At sea when there are other ships around at night they all display navigation lights, depending on which angle you are looking at them, you will see different colored lights, but they are distinctive so that you can ascertain whether they are heading towards you, passing you, or going away.
Even far off the coast, in the middle of the ocean there is always a chance of not only seeing other ships, but also of being hit by a ship.
Based on your height of eye on a sailing yacht, you can only see the horizon about 9 nautical miles away. So if you are traveling at 7 knots, and a ship is coming towards you at say 15 knots, then you have a closing speed of 22 knots, which means that from not seeing anything on the horizon within 20 to 25 minutes you could be run over, hmmm hence why we always have someone on watch, sensible don't you think ?
Tonight is a full moon night here in the North Atlantic, and a clam smooth night it is. For days as we have headed north from Brazil's Fernando De Noronha, crossed the equator, slipped out of the crippling calms of the Doldrums and are now north of 20 degrees.
The days are now getting longer as we head into northern hemisphere spring time, the waters are now getting cooler again, instead of the tropical blue's with bath water temperatures of 33 degree's Celsius, we are now back at the still pleasant mid 20's. Day times are still wonderfully warm, and the evenings are a beautiful cool, but not cold, well for some onboard ! (compared to Antarctic climates)
With every passage there is wear an tear along the way, which is to be expected, unfortunately on this leg north the only breakage has been a running back stay block, this for non sailors is part of the mast rigging, and needs to be tensioned and changed each time we make a substantial course alteration when the wind changes from one side of the yacht to the other.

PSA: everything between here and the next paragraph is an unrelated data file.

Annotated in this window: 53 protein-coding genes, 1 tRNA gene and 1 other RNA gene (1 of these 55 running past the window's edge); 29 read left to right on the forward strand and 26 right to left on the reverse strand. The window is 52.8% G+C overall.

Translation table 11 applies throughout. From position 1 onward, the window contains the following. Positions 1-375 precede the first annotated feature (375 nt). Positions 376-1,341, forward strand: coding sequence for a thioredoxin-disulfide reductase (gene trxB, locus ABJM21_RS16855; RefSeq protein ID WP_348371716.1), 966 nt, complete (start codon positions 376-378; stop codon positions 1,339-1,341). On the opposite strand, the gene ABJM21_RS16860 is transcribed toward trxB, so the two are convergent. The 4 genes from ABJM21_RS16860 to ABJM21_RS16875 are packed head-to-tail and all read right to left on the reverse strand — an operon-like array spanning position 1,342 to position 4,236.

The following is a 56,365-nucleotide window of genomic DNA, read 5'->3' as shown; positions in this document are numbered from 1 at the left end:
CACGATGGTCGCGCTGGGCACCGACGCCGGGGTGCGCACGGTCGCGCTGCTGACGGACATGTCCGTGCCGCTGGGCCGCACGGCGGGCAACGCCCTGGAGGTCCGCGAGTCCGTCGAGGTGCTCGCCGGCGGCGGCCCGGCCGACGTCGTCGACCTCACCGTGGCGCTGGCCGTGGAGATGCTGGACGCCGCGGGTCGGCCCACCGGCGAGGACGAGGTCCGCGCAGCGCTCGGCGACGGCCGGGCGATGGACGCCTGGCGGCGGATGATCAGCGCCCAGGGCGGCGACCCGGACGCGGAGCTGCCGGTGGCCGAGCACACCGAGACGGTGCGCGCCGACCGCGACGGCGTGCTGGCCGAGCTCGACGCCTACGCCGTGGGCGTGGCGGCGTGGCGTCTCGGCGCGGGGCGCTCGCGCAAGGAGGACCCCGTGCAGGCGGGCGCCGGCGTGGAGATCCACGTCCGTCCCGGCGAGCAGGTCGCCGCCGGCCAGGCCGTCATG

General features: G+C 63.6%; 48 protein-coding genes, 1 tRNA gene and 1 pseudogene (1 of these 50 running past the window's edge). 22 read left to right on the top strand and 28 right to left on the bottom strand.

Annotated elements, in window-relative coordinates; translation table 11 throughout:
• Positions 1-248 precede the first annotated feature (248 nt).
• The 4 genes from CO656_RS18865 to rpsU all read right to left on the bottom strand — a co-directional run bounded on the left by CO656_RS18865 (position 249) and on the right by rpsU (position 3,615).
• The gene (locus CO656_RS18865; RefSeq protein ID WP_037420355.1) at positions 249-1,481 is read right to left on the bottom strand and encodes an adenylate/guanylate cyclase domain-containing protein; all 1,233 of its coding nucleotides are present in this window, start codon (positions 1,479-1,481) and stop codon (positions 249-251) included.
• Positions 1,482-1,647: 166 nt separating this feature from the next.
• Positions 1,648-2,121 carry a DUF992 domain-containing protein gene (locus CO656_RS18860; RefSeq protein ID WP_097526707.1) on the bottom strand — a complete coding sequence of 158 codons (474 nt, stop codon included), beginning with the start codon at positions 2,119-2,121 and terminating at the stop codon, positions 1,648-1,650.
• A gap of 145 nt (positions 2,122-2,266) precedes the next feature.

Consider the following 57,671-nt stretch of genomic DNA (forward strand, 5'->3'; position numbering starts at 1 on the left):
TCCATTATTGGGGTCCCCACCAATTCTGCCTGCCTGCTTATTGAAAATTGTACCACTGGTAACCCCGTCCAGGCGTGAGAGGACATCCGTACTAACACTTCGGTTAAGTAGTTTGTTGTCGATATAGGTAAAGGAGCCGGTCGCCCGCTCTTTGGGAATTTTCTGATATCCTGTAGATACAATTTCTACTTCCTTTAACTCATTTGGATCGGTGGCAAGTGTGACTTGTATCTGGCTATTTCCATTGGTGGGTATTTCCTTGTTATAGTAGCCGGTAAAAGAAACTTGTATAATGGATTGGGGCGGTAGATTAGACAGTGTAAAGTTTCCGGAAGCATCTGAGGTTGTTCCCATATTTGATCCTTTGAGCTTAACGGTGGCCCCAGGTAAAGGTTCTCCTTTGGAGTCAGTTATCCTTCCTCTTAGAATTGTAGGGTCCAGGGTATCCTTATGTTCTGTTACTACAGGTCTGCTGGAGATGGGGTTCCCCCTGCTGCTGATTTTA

Well dear Vincent was the very unlucky one to find this out the other day when we tacked. In applying the needed tension to the running backstay, the deck turning block that the rope runs through exploded. I was near by doing the main sail, when it happened, Vincent went quiet as I reached over to check on him. Luckily, but unfortunately he was hit on the side of the head, the blood that was coming from his head was not large, but I was concerned.
Audrey and I grabbed the medical kits after our initial examination of his head, and as Vincent has said he is a very lucky "Black cat". The wound needed two stitches, and this Vincent managed without local anesthetics and my initial slightly shaky hand (stitching sails are not as stressful).
Now two days later we removed the first dressing and inspected the wound, not too bad a job if I say so myself, and certainly Vincent is back in his normal form.
So tonight's full moon party at sun set had "cheers all round" as Credence Clear Water Revival was playing Bad moon a rising in the back ground. The stars are all out, and eventhough I am not so familiar with these northern sparkling lights, they do remind me of ships that have safely passed us by, because from that aspect you can only see one small white light.
Safe sailing, 1,106 nautical miles to the Azores.